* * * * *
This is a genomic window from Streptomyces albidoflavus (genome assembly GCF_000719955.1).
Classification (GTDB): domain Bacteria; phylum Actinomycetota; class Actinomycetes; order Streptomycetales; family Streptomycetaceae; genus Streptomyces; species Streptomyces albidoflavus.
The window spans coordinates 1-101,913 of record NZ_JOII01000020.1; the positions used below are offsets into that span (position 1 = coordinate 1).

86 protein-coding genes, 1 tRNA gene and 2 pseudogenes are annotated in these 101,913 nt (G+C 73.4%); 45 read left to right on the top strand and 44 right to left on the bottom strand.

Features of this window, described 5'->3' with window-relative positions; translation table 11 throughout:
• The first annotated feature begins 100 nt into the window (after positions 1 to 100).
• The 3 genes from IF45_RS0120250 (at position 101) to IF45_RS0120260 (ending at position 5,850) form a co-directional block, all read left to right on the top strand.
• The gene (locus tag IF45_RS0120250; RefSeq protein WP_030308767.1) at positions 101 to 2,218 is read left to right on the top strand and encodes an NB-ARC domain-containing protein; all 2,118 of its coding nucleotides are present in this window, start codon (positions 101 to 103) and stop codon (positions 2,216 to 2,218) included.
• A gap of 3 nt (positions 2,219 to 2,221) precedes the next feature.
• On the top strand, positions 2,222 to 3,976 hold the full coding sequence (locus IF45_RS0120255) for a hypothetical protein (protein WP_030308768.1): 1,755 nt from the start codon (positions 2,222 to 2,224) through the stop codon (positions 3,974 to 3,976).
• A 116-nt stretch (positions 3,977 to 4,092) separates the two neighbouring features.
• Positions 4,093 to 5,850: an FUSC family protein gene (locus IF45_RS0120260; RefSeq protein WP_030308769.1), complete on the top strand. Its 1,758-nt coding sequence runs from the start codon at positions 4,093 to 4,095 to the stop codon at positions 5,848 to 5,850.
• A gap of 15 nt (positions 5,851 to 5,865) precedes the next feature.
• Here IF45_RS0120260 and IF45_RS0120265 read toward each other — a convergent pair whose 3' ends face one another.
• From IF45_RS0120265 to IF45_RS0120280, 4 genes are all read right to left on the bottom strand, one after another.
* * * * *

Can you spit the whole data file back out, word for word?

This is a genomic window from Streptomyces albidoflavus (genome assembly GCF_000719955.1).
Classification (GTDB): domain Bacteria; phylum Actinomycetota; class Actinomycetes; order Streptomycetales; family Streptomycetaceae; genus Streptomyces; species Streptomyces albidoflavus.
The window spans coordinates 1-101,913 of record NZ_JOII01000020.1; the positions used below are offsets into that span (position 1 = coordinate 1).

86 protein-coding genes, 1 tRNA gene and 2 pseudogenes are annotated in these 101,913 nt (G+C 73.4%); 45 read left to right on the top strand and 44 right to left on the bottom strand.

Features of this window, described 5'->3' with window-relative positions; translation table 11 throughout:
• The first annotated feature begins 100 nt into the window (after positions 1 to 100).
• The 3 genes from IF45_RS0120250 (at position 101) to IF45_RS0120260 (ending at position 5,850) form a co-directional block, all read left to right on the top strand.
• The gene (locus tag IF45_RS0120250; RefSeq protein WP_030308767.1) at positions 101 to 2,218 is read left to right on the top strand and encodes an NB-ARC domain-containing protein; all 2,118 of its coding nucleotides are present in this window, start codon (positions 101 to 103) and stop codon (positions 2,216 to 2,218) included.
• A gap of 3 nt (positions 2,219 to 2,221) precedes the next feature.
• On the top strand, positions 2,222 to 3,976 hold the full coding sequence (locus IF45_RS0120255) for a hypothetical protein (protein WP_030308768.1): 1,755 nt from the start codon (positions 2,222 to 2,224) through the stop codon (positions 3,974 to 3,976).
• A 116-nt stretch (positions 3,977 to 4,092) separates the two neighbouring features.
• Positions 4,093 to 5,850: an FUSC family protein gene (locus IF45_RS0120260; RefSeq protein WP_030308769.1), complete on the top strand. Its 1,758-nt coding sequence runs from the start codon at positions 4,093 to 4,095 to the stop codon at positions 5,848 to 5,850.
• A gap of 15 nt (positions 5,851 to 5,865) precedes the next feature.
• Here IF45_RS0120260 and IF45_RS0120265 read toward each other — a convergent pair whose 3' ends face one another.
• From IF45_RS0120265 to IF45_RS0120280, 4 genes are all read right to left on the bottom strand, one after another.